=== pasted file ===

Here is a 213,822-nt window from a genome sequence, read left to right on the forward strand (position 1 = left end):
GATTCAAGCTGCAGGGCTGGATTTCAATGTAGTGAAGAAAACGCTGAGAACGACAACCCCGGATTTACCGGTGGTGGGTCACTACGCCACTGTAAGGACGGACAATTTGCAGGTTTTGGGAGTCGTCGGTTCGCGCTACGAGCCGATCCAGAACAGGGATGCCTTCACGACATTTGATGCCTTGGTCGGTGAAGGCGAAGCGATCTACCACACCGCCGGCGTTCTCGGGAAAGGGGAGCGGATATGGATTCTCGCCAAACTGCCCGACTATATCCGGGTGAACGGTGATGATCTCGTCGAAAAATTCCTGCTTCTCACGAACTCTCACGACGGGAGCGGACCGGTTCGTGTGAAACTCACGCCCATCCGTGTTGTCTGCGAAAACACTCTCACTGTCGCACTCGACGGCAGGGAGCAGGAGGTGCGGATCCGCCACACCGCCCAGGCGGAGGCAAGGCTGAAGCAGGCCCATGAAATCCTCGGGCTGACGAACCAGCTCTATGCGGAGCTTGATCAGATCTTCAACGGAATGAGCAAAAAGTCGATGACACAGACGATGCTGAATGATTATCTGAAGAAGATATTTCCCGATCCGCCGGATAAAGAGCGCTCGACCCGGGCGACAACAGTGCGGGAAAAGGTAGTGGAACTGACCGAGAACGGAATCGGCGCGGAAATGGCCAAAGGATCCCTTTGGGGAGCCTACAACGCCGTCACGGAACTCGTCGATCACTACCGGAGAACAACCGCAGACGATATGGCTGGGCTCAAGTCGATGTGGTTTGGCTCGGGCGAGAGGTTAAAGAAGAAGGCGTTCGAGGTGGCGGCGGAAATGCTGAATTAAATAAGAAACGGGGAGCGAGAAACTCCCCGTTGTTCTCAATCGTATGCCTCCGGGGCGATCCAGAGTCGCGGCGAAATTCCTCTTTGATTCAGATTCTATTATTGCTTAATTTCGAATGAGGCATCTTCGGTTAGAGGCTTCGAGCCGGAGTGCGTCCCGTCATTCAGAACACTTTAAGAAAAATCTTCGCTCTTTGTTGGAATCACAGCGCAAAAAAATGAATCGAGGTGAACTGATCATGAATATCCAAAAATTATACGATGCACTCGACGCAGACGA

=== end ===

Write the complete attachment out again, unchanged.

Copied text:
Here is a 213,822-nt window from a genome sequence, read left to right on the forward strand (position 1 = left end):
GATTCAAGCTGCAGGGCTGGATTTCAATGTAGTGAAGAAAACGCTGAGAACGACAACCCCGGATTTACCGGTGGTGGGTCACTACGCCACTGTAAGGACGGACAATTTGCAGGTTTTGGGAGTCGTCGGTTCGCGCTACGAGCCGATCCAGAACAGGGATGCCTTCACGACATTTGATGCCTTGGTCGGTGAAGGCGAAGCGATCTACCACACCGCCGGCGTTCTCGGGAAAGGGGAGCGGATATGGATTCTCGCCAAACTGCCCGACTATATCCGGGTGAACGGTGATGATCTCGTCGAAAAATTCCTGCTTCTCACGAACTCTCACGACGGGAGCGGACCGGTTCGTGTGAAACTCACGCCCATCCGTGTTGTCTGCGAAAACACTCTCACTGTCGCACTCGACGGCAGGGAGCAGGAGGTGCGGATCCGCCACACCGCCCAGGCGGAGGCAAGGCTGAAGCAGGCCCATGAAATCCTCGGGCTGACGAACCAGCTCTATGCGGAGCTTGATCAGATCTTCAACGGAATGAGCAAAAAGTCGATGACACAGACGATGCTGAATGATTATCTGAAGAAGATATTTCCCGATCCGCCGGATAAAGAGCGCTCGACCCGGGCGACAACAGTGCGGGAAAAGGTAGTGGAACTGACCGAGAACGGAATCGGCGCGGAAATGGCCAAAGGATCCCTTTGGGGAGCCTACAACGCCGTCACGGAACTCGTCGATCACTACCGGAGAACAACCGCAGACGATATGGCTGGGCTCAAGTCGATGTGGTTTGGCTCGGGCGAGAGGTTAAAGAAGAAGGCGTTCGAGGTGGCGGCGGAAATGCTGAATTAAATAAGAAACGGGGAGCGAGAAACTCCCCGTTGTTCTCAATCGTATGCCTCCGGGGCGATCCAGAGTCGCGGCGAAATTCCTCTTTGATTCAGATTCTATTATTGCTTAATTTCGAATGAGGCATCTTCGGTTAGAGGCTTCGAGCCGGAGTGCGTCCCGTCATTCAGAACACTTTAAGAAAAATCTTCGCTCTTTGTTGGAATCACAGCGCAAAAAAATGAATCGAGGTGAACTGATCATGAATATCCAAAAATTATACGATGCACTCGACGCAGACGA